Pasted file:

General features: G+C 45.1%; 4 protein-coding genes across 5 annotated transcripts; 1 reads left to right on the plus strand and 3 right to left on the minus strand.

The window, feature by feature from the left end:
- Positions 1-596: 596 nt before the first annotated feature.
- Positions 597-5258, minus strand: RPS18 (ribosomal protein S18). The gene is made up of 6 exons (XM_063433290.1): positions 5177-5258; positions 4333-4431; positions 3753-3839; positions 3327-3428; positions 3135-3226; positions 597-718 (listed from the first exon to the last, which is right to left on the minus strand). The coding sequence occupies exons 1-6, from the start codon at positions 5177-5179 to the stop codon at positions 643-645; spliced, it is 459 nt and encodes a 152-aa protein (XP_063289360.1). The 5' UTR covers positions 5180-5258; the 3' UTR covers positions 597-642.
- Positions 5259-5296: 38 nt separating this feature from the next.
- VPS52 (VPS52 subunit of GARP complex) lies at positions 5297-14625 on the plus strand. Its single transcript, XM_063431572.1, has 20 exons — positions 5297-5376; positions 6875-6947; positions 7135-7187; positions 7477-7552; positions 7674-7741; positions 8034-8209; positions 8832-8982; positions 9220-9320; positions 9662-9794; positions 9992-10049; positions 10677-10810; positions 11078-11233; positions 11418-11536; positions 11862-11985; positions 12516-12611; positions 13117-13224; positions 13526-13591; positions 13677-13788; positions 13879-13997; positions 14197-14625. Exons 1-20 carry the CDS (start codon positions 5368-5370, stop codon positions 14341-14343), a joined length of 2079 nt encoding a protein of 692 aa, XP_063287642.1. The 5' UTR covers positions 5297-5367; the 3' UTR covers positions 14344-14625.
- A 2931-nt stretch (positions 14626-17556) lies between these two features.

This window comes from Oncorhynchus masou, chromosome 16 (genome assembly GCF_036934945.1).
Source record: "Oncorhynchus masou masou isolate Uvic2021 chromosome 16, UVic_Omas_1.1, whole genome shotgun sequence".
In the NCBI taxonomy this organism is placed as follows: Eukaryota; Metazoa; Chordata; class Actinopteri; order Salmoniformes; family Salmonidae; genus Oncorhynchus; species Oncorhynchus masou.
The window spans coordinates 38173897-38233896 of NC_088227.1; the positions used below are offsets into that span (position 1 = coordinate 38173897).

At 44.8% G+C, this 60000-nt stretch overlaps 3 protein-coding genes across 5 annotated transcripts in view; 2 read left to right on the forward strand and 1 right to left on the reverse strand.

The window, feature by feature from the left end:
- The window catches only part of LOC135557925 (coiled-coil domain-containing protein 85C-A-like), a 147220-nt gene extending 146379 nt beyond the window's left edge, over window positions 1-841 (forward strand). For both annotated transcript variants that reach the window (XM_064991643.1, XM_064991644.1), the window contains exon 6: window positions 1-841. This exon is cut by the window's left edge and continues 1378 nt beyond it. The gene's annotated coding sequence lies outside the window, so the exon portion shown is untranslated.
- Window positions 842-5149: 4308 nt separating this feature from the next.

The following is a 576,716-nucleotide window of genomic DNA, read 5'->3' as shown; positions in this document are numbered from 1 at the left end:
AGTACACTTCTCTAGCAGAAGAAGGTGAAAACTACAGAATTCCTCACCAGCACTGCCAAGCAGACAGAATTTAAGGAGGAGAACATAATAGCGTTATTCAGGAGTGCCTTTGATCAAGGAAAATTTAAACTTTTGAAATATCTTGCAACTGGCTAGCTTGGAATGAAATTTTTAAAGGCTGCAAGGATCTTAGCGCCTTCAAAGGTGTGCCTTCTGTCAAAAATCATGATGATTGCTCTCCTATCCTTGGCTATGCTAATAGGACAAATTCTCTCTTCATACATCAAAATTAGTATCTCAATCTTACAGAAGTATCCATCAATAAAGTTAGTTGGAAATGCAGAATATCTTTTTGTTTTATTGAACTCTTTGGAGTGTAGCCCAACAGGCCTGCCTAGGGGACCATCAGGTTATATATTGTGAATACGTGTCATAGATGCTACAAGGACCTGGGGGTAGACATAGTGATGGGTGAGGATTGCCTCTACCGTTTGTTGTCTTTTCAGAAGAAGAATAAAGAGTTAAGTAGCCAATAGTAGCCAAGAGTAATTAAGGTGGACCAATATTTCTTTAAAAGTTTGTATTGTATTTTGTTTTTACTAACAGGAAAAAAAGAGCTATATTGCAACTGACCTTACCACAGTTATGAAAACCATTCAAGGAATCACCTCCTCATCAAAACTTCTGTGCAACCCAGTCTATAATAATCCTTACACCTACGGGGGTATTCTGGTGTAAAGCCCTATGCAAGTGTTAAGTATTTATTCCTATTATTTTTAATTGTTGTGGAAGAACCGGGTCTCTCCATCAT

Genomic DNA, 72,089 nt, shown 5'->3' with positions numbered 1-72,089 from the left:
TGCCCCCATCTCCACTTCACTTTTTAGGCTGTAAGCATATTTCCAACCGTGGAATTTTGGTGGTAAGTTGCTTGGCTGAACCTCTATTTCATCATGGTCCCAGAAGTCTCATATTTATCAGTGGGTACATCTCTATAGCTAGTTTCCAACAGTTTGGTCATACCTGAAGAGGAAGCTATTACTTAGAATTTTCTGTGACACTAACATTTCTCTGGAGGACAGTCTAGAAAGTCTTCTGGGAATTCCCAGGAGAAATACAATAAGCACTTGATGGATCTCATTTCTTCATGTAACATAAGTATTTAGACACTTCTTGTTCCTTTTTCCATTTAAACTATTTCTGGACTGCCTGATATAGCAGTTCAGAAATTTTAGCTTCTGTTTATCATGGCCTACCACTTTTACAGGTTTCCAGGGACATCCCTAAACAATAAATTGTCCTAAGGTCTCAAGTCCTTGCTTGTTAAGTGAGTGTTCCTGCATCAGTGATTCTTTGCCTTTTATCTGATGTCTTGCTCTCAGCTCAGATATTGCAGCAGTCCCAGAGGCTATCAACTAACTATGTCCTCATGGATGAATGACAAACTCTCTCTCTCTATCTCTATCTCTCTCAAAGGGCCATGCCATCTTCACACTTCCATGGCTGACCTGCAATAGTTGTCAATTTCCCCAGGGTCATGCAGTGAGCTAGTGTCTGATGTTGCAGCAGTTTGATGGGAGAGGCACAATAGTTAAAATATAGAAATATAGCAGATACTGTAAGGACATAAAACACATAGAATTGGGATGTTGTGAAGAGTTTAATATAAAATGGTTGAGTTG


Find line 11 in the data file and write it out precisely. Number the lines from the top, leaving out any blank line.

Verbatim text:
The window spans coordinates 38173897-38233896 of NC_088227.1; the positions used below are offsets into that span (position 1 = coordinate 38173897).